I would paint with oils if I could find the materials I want, but I can't so I'm left to make due with acrylic paints and we all know how fast they can dry. So for all those of you who like acrylics for one reason or another but can't stand your palette turning into solid chunks of paint in 5 minutes, here are some possible solutions.
Keeping the paints wet requires keeping them well... wet, and that can be achieved either through physical or chemical means.
I already made an instructable on making small containers to store small mixes for a very long time. The containers are made from bottle caps which are easy to get. So check that out. This instructable will focus more on keeping the paints wet while mixing. The bottle caps work nicely for keeping your main colors wet, but not so much for those temporary mixes.
I won't be going over everything in the videos, just giving a brief overview and some additional info.
This first video covers retarders, the different types, and how to make your own from Propylene Glycol, medium, and water (preferably distilled), and some useful recipes. As I explain in the video, I would avoid Glycerin, which is often recommended, as it tends not to leave the paint film. Propylene Glycol has a much higher vapor pressure point and as you can see from my tests which where done in the winter (when water wants to evaporate even less) even in large quantities (which you wouldn't reach) it still dries within the week. I could not get a similar sample of glycerin to dry unless I left it for several days over the extreme heat of my heater.
Here is drying test chart on google drive if the image is too small. Not the most scientific test but useful. Summer tests coming in a few months.
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Step 1: How Much Can You Dilute Acrylic Paints?
When using retarders and mixing them in directly with paints, just as with water, there are limits to how much you can mix in without the paint becoming too fragile, but I have personally found that limit is much higher, at least for professional grade paint, than the 50% water to medium commonly stated (which would mean even less for paints straight out of tube). Still you should conduct an adhesion test for your specific brand if you like to dilute your paints a lot. This second video shows you how to do that and how you might be able to protect paintings where you diluted the paint too much.
If you are using paper there are no limits because paper is absorbent and you can actually make a sort of acrylic watercolor substitute by mixing in a lot of retarder as I show in my first video.
Step 2: Stay Wet Palettes and Silicon Palettes
Stay Wet Palettes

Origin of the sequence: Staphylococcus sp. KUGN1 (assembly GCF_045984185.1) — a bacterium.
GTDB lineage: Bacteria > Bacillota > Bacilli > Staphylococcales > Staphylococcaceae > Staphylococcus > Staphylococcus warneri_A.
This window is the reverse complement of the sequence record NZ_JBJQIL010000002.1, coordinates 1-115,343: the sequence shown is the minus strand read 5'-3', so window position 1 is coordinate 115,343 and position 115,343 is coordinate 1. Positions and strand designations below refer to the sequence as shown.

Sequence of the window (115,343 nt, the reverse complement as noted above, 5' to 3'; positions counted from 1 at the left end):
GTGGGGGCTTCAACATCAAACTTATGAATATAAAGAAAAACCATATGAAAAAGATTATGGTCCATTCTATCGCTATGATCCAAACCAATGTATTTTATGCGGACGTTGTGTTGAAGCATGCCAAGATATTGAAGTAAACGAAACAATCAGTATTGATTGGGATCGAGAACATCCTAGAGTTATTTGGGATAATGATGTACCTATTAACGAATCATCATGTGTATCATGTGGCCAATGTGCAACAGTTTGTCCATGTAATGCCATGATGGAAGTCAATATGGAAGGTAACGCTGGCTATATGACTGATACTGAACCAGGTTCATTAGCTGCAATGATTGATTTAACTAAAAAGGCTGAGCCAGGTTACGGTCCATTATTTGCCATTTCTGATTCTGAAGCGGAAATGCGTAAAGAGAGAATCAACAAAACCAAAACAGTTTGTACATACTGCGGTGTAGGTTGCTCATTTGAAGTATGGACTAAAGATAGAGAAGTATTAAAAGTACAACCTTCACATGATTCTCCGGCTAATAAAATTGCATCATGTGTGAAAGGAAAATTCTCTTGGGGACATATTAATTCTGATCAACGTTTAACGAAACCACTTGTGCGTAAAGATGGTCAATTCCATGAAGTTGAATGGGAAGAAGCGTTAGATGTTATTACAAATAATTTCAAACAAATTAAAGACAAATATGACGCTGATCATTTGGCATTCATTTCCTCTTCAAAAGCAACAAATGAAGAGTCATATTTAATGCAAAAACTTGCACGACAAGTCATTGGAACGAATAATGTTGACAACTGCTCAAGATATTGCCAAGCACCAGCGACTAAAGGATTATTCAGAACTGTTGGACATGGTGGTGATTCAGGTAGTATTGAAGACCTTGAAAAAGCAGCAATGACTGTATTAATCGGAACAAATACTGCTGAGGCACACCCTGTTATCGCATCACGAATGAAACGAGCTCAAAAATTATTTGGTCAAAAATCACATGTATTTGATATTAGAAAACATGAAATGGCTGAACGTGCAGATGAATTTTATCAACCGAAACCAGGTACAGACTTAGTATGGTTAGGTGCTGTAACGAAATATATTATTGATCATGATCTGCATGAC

But then if you don't like how your paint behaves when using retarders, how much they might need to be diluted if it's really hot, or maybe you actually want the paint to dry fast on the canvas, the. You can use a stay wet palette. In the video I show you how to make one, specifically what paper to use as it might be hard to find in countries where wax and parchment paper are called the same thing. We want parchment paper, an opaque paper, similar to tracing paper, that's made by being coated in a thin layer of silicone, and can withstand a lot of heat. It should be very resistant to ripping and can be reused many times.
The absorbent material you'll put beneath it will vary depending on the weather where you live. Large sponges for large palettes can be hard to get so I use different fabrics depending on the climate. In some places you might need something very absorbent (fabrics like those used for those soft blankets are good, as are old sweaters). But if you live in a colder wetter climate you will probably find your paints get too liquid. In those cases, try to keep the fabric just barely damp, don't close the lid, cover the paints from dust but don't seal them in the container, and try thinner materials such as paper towels, or less absorbent materials. I found this after I recorded the video, but faux leather works well because it's not very absorbent and the parchment paper still likes to stick to the smooth black back when it's only damp (something that turned out to be a problem with the old sweater fabric I used in the video, it would not stick and the parchment paper would curl up and dry).
I also showed a temporary fabric only palettes I made, but that really is a last resort, and I'm not sure how common the fabric I used is.
Finally, I also occasionally use a silicone palette (only briefly pictured in the video in the end comparison) I talk about it here. It was cut from a silicone baking mold. I can't believe nobody sells a palette like this. The paint is very easy to gather into small piles which helps to keep them wet, and if it does happen to dry, it does not start to come off and mix in with your fresh paint like it would in a glass palette. It is hard to find them in neutral colors and harder to clean though , especially the opaque side that I prefer. I usually spray it with alcohol, wipe off as much paint as I can, then go at it with an old toothbrush, alcohol and soap. I plan to find a container to leave it and some of my rags to soak in acetone (which is stronger and will last more uses) in the future.